ibach006: November 2011 Archives

Don't leave me!

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I found the Attachment Theory really interesting, as well as the Stages of Separation Distress. It kind of seems like common sense, things that people often feel or experience, just put down into words. I think the Theory is very accurate in describing the human need of maintaining relationships, however I definitely know a couple people who refuse the company of others. At first, I wondered how the Theory would account for these people, but then I realized that many of these individuals do not seem happy or satisfied with themselves/their life. So maybe the theory is right after all.
Related to the Attachment Theory is the 3 Stages of Separation Distress. Talking about it so frankly and indifferently is kind of intimidating! The "stages of your agony after your breakup," or, if you're a child, the horror of your mother making you sleep in your OWN room. According to an online Child Development Guide, neglecting to attend to this Separation distress can lead to a low self-esteem and impaired relations with peers. These stages can be extremely difficult for people to deal with. I think many people fixate on the possibility of experiencing these stages (neuroticism) that they can eventually make the experience real, even though they may not want it to happen.
The overarching theme I found between these two ideas can be summed up with "Don't leave me!" We strive for human companionship and naturally are reluctant to lose it.


Build a Baby!

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Our Psychology book briefly discusses the "Mozart effect" and parents' desire to enhance their child's cognitive development...basically, they want to make their child smarter. So, the case: Playing Mozart improves intellectual ability. I think this classifies as an extraordinary claim in need of extraordinary evidence. The study done by Rauscher, Shaw & Ky that launched the "Mozart effect" has failed to pass the replicability and falsifiability tests of scientific reasoning. Unfortunately, this study provided a lucrative opportunity for press and toy companies, elevating an underdeveloped idea to a level of scientific proof. The book even cites the seemingly imprudent act of a former Georgia Governor that added money to a state budget in order to provide all new babies with a free Mozart CD. By applying the Occam's Razor principle, suggests that maybe the extra brain stimulation that music provides accounts for the temporary cognitive improvements.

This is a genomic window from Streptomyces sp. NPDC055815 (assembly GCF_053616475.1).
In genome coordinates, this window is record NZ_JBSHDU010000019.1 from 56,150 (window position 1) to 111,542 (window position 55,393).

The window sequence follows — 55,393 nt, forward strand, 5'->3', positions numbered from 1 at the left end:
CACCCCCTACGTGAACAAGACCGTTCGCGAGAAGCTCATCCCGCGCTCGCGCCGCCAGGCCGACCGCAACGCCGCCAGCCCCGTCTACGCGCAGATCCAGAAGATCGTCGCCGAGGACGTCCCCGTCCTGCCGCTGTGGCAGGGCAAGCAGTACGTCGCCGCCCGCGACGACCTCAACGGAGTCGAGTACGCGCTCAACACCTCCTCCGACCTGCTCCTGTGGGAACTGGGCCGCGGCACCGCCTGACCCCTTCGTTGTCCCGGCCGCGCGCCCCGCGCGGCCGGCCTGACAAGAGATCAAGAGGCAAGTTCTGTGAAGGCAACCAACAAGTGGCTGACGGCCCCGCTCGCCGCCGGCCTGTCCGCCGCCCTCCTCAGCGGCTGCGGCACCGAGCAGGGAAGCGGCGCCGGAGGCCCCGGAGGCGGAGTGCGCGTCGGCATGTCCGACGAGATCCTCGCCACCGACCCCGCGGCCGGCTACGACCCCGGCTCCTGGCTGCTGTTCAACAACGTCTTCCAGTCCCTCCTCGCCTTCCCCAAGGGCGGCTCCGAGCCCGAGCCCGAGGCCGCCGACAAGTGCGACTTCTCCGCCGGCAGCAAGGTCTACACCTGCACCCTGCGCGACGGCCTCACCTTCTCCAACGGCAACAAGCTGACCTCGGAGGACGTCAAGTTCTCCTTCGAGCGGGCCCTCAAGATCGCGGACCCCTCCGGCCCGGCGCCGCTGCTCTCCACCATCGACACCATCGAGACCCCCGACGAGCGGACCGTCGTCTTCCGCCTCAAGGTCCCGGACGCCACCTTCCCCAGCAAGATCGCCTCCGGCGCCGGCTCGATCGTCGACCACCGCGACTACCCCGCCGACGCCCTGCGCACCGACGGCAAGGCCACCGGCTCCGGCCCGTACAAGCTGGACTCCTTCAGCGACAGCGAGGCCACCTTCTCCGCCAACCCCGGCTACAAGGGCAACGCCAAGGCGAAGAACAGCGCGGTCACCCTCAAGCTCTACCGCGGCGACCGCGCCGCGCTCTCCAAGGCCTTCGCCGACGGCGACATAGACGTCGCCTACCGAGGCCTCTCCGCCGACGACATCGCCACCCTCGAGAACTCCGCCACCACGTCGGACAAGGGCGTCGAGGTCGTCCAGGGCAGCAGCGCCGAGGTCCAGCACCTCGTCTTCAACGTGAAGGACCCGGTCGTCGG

However, I think that the this Mozart craze isn't a complete waste. In a BBC article "The Mozart Effect Debunked," it reinforces the evidence from our book that Mozart music does not make babies smarter. However, it also interviews children who are frequently exposed to Mozart's music and asks them what they think about it. Their responses are all positive and they seem to have developed an appreciation for Mozart's classical style of music, which I personally think it great. If anything, the Mozart craze can maybe help children be more accepting of music (and maybe other things too) that is not typically their favorite.

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This page is an archive of recent entries written by ibach006 in November 2011.

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